But it is just a month—certainly anyone can abstain from these type of events for a mere 30 days (remember, “it’s not hard”)—but then what? Do you just return to your normal patterns? Or do you, more likely, go back to them feeling so cheated from a month of restraint that you drink and eat so much more than you might have if you’d maintained a sense of moderation?

Of course, there are people comfortable with declining the food-centric aspect of social life, for whom turning down a glass of wine with cheese in favor of seltzer and crudités is no big deal. And perhaps our social events have become a bit too food centric, anyway. Either way, using food rules to isolate one’s self from friends and family sounds an awful lot like the pathway to an eating disorder, and the sense of deprivation most people likely feel in these situations can snowball into chronic stress that overshadows any short-term, nutrition-related “win.”

Although, maybe we should get all our friends to drink seltzer water and eat crudités at football games.

5: It is not scientifically sound

Most of The Whole30’s success has come from word of mouth, stories, and endorsements from those who successfully made it through the program and felt “better” afterwards. The website, dismayingly, does not house a single citation or study referenced in creation of the diet.

It’s important to note that the Whole30 did not exist 20 years ago. The Whole30 is not a pattern of eating that is replicated in any society on earth, and it doesn’t seem to be based off any research suggesting that it is indeed a superior choice. At the end of the day, this is a business, created by Sports Nutritionists (a credential anyone can get by taking an online test, regardless of one’s background in nutrition—which neither of them has) part of the multi-billion-dollar diet industry. Pinpointing three major food groups as causing inflammation and hormonal imbalance is quite an extreme statement to make without any research to back it up.

What does the science actually show? Knott, who counsels clients in her Tennessee-based private practice reminds us that, “consuming a plant-based diet, including grains and beans/legumes, is known to contribute to a lower risk for chronic disease like heart disease, cancer, and diabetes. Grains and beans/legumes are a source of fiber, protein, and B vitamins such as folate. They’re also a source of phytochemicals which may play a role in cancer prevention.”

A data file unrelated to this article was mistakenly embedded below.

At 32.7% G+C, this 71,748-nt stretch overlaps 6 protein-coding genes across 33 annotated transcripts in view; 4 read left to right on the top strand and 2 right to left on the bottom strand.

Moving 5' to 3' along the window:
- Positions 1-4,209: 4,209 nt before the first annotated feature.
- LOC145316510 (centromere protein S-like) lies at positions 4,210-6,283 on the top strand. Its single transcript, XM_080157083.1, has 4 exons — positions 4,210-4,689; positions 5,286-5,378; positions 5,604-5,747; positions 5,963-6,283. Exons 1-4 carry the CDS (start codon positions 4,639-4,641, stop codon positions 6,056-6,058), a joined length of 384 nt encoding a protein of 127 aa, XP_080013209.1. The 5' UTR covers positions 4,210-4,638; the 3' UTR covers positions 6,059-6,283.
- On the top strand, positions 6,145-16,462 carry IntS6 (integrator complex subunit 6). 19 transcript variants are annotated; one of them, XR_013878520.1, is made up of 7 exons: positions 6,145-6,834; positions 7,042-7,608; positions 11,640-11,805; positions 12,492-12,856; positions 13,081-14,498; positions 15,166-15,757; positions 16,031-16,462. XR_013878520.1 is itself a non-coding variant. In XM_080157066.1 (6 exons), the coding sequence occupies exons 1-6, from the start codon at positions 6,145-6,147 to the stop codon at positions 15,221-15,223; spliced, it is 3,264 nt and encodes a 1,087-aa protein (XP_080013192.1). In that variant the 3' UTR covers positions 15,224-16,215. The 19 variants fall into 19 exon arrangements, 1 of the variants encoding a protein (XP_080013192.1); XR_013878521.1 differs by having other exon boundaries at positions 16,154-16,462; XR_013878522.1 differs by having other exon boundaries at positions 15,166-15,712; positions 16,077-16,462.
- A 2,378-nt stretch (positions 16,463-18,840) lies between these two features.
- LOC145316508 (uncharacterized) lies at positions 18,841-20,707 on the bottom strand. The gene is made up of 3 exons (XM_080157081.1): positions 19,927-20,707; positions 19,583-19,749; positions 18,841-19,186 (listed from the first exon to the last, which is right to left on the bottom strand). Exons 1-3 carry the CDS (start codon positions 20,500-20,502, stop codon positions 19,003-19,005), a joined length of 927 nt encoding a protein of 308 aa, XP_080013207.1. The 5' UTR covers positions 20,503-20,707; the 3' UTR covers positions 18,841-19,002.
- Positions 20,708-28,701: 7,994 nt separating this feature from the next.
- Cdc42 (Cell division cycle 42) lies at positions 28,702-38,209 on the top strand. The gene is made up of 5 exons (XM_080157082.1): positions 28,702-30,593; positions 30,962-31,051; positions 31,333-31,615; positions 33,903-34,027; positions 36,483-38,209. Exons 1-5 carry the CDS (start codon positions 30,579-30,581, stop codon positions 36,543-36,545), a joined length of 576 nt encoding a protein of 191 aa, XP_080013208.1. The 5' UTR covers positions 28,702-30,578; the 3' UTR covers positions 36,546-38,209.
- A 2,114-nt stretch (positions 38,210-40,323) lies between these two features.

The Whole30 proposes eliminating grains because they contain phytates, plant chemicals that reduce the absorbability of nutrients like magnesium and zinc in our bodies. While it’s true that both grains and legumes contain phytates, so do certain nuts and some vegetables allowed on the diet, like almonds. It is possible to reduce the amount of phytates in an eaten food by soaking, sprouting, or fermenting grains and legumes, but research from within the last 20 years suggests that phytates may actually play a key role as antioxidants. In a diverse and balanced diet, phytates in foods like grains and legumes do not present a major micronutrient threat. Further, new findings from Tufts scientists provide more evidence that whole grains in particular improve immune and inflammatory markers related to the microbiome.

Legumes in the Whole30 are eliminated because some of their carbohydrates aren’t as well-digested and absorbed in the small intestine. Some people are highly sensitive to these types of carbohydrates, and may experience severe digestive irritation like excessive gas, bloating, constipation, etc. Strategies such as the FODMAP approach are used with these folks under professional supervision to ensure they continue to get high-quality, well-tolerated fiber in their diets, and only eliminate those foods which cause distress. For others, elimination of these types of carbohydrates is unsound. Undigested fibers like those in legumes are also known as prebiotics, and help to feed the healthy bacteria in our gut. Eliminating this beneficial food group to improve gut health goes directly against the growing base of scientific evidence surrounding the microbiota.

Dairy, for those without an allergy or intolerance, has been shown to provide many benefits when incorporated into a balanced and varied diet, including weight stabilization and blood sugar control. The diet also fails to recognize the important health benefits associated with fermented dairy products like yogurt.

In terms of the diet’s long-term sustainability, Knott adds, “There’s plenty of research to support that restrictive diets fail. Many who adopt this way of eating will likely lose weight only to see it return after the diet ends.”

Let’s not forget its few redeeming qualities

For everything wrong with the Whole30, there are a few aspects of the diet that should stick. The concept of getting more in touch with food beyond a label, reducing added sugars, and alcohol is a good one and something that everyone should be encouraged to do. Focusing on cooking more from scratch, relying less on processed foods, and learning about how food influences your mood and energy levels are habits everyone should work to incorporate into a healthy life.

Knott agrees, adding, “I do like that the diet emphasizes the importance of not weighing yourself. We know that weight is a minor piece to the puzzle and other metrics are more appropriate for measuring health such as fitness, lean muscle mass, and biometric screenings.”